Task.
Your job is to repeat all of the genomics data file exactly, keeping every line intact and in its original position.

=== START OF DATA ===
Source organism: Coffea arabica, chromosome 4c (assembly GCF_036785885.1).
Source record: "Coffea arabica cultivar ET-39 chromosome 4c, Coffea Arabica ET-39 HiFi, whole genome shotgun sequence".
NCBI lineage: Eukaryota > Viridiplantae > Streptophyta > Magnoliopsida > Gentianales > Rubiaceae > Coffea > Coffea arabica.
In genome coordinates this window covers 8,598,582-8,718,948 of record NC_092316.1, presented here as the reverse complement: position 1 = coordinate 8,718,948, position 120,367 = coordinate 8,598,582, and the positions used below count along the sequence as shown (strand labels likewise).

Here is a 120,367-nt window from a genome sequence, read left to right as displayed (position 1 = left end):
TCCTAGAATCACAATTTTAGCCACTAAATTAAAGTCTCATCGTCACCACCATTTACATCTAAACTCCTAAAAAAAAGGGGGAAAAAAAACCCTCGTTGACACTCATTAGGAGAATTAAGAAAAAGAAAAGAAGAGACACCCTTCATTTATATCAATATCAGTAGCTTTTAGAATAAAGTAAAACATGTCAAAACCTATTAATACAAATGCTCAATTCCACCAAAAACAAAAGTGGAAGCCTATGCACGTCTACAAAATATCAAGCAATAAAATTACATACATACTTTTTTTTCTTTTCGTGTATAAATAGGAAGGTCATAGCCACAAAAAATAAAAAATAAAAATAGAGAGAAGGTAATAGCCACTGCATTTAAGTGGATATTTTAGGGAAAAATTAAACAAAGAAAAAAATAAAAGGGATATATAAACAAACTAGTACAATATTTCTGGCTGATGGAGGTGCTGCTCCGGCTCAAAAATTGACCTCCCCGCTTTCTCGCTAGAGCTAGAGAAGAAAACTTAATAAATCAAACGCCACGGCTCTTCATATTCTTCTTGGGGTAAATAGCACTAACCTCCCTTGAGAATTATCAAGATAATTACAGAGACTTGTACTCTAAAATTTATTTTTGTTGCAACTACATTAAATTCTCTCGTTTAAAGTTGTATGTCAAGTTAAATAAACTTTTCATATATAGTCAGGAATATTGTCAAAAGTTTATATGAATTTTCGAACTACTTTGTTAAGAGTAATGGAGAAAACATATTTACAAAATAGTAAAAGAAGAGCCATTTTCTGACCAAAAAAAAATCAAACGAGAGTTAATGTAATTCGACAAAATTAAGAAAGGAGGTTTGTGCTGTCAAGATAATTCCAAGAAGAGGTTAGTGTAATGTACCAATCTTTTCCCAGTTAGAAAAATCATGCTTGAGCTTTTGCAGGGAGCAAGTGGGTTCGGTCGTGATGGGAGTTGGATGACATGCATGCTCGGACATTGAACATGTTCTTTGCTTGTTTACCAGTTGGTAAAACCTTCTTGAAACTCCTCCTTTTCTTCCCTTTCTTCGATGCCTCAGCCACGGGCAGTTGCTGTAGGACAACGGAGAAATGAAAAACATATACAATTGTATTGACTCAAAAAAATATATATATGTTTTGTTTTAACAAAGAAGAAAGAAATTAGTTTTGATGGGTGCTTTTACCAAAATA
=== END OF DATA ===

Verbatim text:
Source organism: Coffea arabica, chromosome 4c (assembly GCF_036785885.1).
Source record: "Coffea arabica cultivar ET-39 chromosome 4c, Coffea Arabica ET-39 HiFi, whole genome shotgun sequence".
NCBI lineage: Eukaryota > Viridiplantae > Streptophyta > Magnoliopsida > Gentianales > Rubiaceae > Coffea > Coffea arabica.
In genome coordinates this window covers 8,598,582-8,718,948 of record NC_092316.1, presented here as the reverse complement: position 1 = coordinate 8,718,948, position 120,367 = coordinate 8,598,582, and the positions used below count along the sequence as shown (strand labels likewise).

Here is a 120,367-nt window from a genome sequence, read left to right as displayed (position 1 = left end):
TCCTAGAATCACAATTTTAGCCACTAAATTAAAGTCTCATCGTCACCACCATTTACATCTAAACTCCTAAAAAAAAGGGGGAAAAAAAACCCTCGTTGACACTCATTAGGAGAATTAAGAAAAAGAAAAGAAGAGACACCCTTCATTTATATCAATATCAGTAGCTTTTAGAATAAAGTAAAACATGTCAAAACCTATTAATACAAATGCTCAATTCCACCAAAAACAAAAGTGGAAGCCTATGCACGTCTACAAAATATCAAGCAATAAAATTACATACATACTTTTTTTTCTTTTCGTGTATAAATAGGAAGGTCATAGCCACAAAAAATAAAAAATAAAAATAGAGAGAAGGTAATAGCCACTGCATTTAAGTGGATATTTTAGGGAAAAATTAAACAAAGAAAAAAATAAAAGGGATATATAAACAAACTAGTACAATATTTCTGGCTGATGGAGGTGCTGCTCCGGCTCAAAAATTGACCTCCCCGCTTTCTCGCTAGAGCTAGAGAAGAAAACTTAATAAATCAAACGCCACGGCTCTTCATATTCTTCTTGGGGTAAATAGCACTAACCTCCCTTGAGAATTATCAAGATAATTACAGAGACTTGTACTCTAAAATTTATTTTTGTTGCAACTACATTAAATTCTCTCGTTTAAAGTTGTATGTCAAGTTAAATAAACTTTTCATATATAGTCAGGAATATTGTCAAAAGTTTATATGAATTTTCGAACTACTTTGTTAAGAGTAATGGAGAAAACATATTTACAAAATAGTAAAAGAAGAGCCATTTTCTGACCAAAAAAAAATCAAACGAGAGTTAATGTAATTCGACAAAATTAAGAAAGGAGGTTTGTGCTGTCAAGATAATTCCAAGAAGAGGTTAGTGTAATGTACCAATCTTTTCCCAGTTAGAAAAATCATGCTTGAGCTTTTGCAGGGAGCAAGTGGGTTCGGTCGTGATGGGAGTTGGATGACATGCATGCTCGGACATTGAACATGTTCTTTGCTTGTTTACCAGTTGGTAAAACCTTCTTGAAACTCCTCCTTTTCTTCCCTTTCTTCGATGCCTCAGCCACGGGCAGTTGCTGTAGGACAACGGAGAAATGAAAAACATATACAATTGTATTGACTCAAAAAAATATATATATGTTTTGTTTTAACAAAGAAGAAAGAAATTAGTTTTGATGGGTGCTTTTACCAAAATA